Dose-Related Psychotic Symptoms in Chronic Methamphetamine Users


While methamphetamine use has long been associated with psychosis, this study provided evidence for a strong dose-dependent relationship between methamphetamine use and psychotic symptoms. A 5-fold increase in psychosis was observed during periods of use compared with periods of abstinence.


  • N=278 participants meeting DSM-IV criteria for methamphetamine dependence, and without history of schizophrenia or mania.
  • Participants were 72% male, 78% unemployed, 89% Australian born, average age: 31.7 (SD=8.1)
  • Structured interviews given at baseline, 3 months, 1 year, 3 years. Data collected on drug use, psychotic symptoms, health, and social functioning in the past month.
  • Primary outcome: Psychotic symptoms defined as a score ≥4 on any Brief Psychiatric Rating Scale item for suspiciousness, unusual thought content, or hallucination in past month.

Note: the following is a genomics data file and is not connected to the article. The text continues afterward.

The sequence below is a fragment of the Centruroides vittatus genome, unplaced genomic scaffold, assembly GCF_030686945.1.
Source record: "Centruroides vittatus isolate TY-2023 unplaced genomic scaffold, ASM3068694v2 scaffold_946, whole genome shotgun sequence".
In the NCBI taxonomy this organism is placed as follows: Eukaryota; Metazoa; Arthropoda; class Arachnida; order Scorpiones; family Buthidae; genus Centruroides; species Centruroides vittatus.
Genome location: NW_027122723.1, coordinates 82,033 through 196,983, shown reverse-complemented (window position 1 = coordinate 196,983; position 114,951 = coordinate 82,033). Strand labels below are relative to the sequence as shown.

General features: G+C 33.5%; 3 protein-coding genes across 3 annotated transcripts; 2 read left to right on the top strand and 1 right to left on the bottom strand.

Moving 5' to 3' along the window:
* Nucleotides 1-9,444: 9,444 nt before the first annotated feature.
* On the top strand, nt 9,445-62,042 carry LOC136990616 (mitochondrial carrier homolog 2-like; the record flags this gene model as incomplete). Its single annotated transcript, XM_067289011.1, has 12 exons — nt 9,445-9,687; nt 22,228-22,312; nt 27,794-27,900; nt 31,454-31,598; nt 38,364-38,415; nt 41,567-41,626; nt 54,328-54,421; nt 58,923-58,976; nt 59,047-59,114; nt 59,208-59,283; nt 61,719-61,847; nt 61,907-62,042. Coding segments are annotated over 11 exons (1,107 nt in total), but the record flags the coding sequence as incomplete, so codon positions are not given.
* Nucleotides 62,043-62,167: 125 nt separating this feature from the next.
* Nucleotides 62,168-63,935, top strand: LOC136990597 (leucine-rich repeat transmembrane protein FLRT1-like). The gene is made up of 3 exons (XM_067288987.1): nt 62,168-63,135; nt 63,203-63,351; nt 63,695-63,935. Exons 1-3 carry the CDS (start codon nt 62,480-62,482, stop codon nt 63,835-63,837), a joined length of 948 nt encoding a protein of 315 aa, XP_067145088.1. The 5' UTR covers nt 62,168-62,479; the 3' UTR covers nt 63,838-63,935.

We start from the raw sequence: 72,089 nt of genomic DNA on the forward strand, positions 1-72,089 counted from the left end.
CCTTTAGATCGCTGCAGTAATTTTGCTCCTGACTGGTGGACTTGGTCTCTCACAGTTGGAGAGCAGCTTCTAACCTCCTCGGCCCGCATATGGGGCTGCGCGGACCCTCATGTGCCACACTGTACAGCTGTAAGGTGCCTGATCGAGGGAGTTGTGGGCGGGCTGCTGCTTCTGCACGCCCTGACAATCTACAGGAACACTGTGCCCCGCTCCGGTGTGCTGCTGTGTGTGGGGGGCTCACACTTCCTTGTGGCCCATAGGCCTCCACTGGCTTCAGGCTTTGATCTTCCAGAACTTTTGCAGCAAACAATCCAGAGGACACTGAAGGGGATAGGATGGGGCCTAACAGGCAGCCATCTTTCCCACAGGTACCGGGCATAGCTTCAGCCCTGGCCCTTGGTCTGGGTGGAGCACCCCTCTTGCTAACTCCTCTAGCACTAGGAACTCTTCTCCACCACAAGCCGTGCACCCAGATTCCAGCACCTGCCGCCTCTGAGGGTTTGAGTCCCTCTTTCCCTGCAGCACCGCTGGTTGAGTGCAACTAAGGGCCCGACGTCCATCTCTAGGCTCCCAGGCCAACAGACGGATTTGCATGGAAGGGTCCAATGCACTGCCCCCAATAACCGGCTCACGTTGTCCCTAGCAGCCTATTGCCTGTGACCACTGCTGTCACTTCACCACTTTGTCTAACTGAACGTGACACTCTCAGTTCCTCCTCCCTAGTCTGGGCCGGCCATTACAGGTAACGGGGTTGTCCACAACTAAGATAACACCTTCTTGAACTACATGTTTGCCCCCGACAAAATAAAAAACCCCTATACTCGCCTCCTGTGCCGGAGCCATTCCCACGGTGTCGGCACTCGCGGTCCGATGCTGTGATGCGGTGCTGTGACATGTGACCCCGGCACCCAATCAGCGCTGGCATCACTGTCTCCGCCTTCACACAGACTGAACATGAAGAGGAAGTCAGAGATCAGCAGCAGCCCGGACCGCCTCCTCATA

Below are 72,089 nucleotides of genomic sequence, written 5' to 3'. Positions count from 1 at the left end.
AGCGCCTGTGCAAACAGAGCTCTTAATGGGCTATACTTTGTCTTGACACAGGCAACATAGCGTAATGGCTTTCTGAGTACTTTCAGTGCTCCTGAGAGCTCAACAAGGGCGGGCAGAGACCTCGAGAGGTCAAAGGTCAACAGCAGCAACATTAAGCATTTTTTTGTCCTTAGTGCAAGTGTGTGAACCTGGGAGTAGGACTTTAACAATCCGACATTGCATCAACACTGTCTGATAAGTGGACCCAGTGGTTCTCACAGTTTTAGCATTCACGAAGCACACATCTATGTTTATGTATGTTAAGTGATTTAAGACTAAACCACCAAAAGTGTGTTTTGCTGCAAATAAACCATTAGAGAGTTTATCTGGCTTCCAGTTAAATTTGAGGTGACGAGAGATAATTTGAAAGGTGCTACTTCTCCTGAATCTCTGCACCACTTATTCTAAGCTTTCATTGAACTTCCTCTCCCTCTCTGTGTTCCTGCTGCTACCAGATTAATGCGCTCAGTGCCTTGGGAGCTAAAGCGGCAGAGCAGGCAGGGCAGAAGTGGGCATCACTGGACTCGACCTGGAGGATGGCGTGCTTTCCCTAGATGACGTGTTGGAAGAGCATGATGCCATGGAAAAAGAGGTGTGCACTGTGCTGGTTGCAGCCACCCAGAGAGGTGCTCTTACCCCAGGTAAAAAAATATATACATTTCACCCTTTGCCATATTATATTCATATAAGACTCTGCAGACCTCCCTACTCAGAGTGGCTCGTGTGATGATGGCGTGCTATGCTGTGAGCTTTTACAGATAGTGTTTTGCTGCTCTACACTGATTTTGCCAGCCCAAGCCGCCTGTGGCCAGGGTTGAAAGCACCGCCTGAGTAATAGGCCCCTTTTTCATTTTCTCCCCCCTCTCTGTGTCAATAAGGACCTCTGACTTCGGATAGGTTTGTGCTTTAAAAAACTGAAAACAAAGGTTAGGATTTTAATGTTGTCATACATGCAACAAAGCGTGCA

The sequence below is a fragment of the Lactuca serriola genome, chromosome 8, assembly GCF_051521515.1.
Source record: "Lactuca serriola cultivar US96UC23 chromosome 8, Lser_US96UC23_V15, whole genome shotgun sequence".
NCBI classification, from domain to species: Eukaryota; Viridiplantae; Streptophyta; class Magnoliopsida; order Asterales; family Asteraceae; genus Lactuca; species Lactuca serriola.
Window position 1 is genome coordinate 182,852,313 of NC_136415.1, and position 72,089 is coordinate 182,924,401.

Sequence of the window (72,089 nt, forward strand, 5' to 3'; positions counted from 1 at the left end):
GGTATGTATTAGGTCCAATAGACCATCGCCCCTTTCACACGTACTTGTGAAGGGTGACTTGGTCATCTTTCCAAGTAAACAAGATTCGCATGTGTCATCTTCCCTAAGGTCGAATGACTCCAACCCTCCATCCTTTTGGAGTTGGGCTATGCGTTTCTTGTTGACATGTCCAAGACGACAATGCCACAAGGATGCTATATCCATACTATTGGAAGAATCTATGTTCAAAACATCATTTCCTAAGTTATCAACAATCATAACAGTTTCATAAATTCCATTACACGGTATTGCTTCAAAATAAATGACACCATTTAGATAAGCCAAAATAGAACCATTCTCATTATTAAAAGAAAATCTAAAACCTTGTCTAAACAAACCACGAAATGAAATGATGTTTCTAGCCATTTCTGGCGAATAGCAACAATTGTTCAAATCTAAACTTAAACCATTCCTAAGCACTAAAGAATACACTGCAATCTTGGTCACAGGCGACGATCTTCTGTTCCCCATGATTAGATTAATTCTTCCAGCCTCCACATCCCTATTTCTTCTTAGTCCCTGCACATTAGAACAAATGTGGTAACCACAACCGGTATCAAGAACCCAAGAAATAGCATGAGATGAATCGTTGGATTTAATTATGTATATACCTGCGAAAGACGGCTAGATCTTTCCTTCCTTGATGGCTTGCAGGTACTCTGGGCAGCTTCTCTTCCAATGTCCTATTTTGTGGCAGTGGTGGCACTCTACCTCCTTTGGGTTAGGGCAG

• Data on number of days of methamphetamine use in past month was collected, and confirmed with hair testing in a subsample of participants (false reporting in only 6% of cases).
  • Setting: Sydney and Brisbane, Australia, from 2006-2010.
  • Statistical analysis: Fixed-effects logistic regression model used to determine within-subject relationship between methamphetamine use and psychotic symptoms, in each of the four discreet 1-month time periods.


  • Participants were five times as likely to experience psychosis while using methamphetamines. Odds Ratio: 5.3 (95% CI 3.4-8.3, P<0.001)
  • Increase in psychosis was dose-dependent. For those using methamphetamines (vs abstinence) ≥16 days per month, OR=11.2, compared with ≤15 days per month, OR=4.0.
  • Using alcohol or cannabis ≥16 days per month further increased the likelihood of psychosis.
  • Participants had used methamphetamines for an average of 13.1 years (SD=7.9), with 83% injecting it. Drug was used on a mean of 8 days during months of use.
  • 60% of participants reported psychotic symptoms during at least one of their four months observed by the study. 71% of symptoms involved suspiciousness, 51% hallucinations, and 35% delusions or unusual thoughts. Most symptoms were moderate.


McKetin R, Lubman DI, Baker AL, Dawe S, Ali RL. Dose-Related Psychotic Symptoms in Chronic Methamphetamine Users. JAMA Psychiatry. 2013;70(3):319. doi:10.1001/jamapsychiatry.2013.283.

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